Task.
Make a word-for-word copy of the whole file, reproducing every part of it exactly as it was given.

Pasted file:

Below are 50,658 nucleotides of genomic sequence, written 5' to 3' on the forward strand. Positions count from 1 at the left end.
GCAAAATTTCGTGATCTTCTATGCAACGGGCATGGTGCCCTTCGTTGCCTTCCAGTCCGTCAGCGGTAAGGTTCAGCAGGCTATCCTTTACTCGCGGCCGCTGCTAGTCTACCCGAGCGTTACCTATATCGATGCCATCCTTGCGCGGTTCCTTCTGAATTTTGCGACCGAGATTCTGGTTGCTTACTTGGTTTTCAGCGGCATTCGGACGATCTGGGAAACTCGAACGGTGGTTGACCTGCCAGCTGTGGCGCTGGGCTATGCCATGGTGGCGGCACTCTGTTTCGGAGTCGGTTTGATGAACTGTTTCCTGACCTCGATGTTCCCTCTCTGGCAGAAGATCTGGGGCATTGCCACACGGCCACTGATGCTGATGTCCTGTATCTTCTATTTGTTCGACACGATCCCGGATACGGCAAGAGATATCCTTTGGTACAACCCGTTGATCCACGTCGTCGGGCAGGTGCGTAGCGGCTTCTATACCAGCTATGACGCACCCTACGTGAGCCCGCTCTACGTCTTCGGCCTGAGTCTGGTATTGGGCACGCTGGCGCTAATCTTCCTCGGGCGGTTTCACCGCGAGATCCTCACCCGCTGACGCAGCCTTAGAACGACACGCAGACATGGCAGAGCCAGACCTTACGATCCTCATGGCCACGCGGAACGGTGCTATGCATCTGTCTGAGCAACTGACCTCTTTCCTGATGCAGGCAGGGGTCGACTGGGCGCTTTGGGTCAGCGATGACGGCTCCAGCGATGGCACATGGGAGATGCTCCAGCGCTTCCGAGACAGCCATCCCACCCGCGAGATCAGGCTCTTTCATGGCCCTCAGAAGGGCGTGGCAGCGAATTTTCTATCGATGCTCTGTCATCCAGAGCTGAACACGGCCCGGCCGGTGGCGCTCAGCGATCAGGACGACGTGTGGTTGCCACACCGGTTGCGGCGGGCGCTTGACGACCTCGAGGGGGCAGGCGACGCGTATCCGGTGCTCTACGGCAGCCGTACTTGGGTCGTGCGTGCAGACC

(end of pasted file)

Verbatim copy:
Below are 50,658 nucleotides of genomic sequence, written 5' to 3' on the forward strand. Positions count from 1 at the left end.
GCAAAATTTCGTGATCTTCTATGCAACGGGCATGGTGCCCTTCGTTGCCTTCCAGTCCGTCAGCGGTAAGGTTCAGCAGGCTATCCTTTACTCGCGGCCGCTGCTAGTCTACCCGAGCGTTACCTATATCGATGCCATCCTTGCGCGGTTCCTTCTGAATTTTGCGACCGAGATTCTGGTTGCTTACTTGGTTTTCAGCGGCATTCGGACGATCTGGGAAACTCGAACGGTGGTTGACCTGCCAGCTGTGGCGCTGGGCTATGCCATGGTGGCGGCACTCTGTTTCGGAGTCGGTTTGATGAACTGTTTCCTGACCTCGATGTTCCCTCTCTGGCAGAAGATCTGGGGCATTGCCACACGGCCACTGATGCTGATGTCCTGTATCTTCTATTTGTTCGACACGATCCCGGATACGGCAAGAGATATCCTTTGGTACAACCCGTTGATCCACGTCGTCGGGCAGGTGCGTAGCGGCTTCTATACCAGCTATGACGCACCCTACGTGAGCCCGCTCTACGTCTTCGGCCTGAGTCTGGTATTGGGCACGCTGGCGCTAATCTTCCTCGGGCGGTTTCACCGCGAGATCCTCACCCGCTGACGCAGCCTTAGAACGACACGCAGACATGGCAGAGCCAGACCTTACGATCCTCATGGCCACGCGGAACGGTGCTATGCATCTGTCTGAGCAACTGACCTCTTTCCTGATGCAGGCAGGGGTCGACTGGGCGCTTTGGGTCAGCGATGACGGCTCCAGCGATGGCACATGGGAGATGCTCCAGCGCTTCCGAGACAGCCATCCCACCCGCGAGATCAGGCTCTTTCATGGCCCTCAGAAGGGCGTGGCAGCGAATTTTCTATCGATGCTCTGTCATCCAGAGCTGAACACGGCCCGGCCGGTGGCGCTCAGCGATCAGGACGACGTGTGGTTGCCACACCGGTTGCGGCGGGCGCTTGACGACCTCGAGGGGGCAGGCGACGCGTATCCGGTGCTCTACGGCAGCCGTACTTGGGTCGTGCGTGCAGACC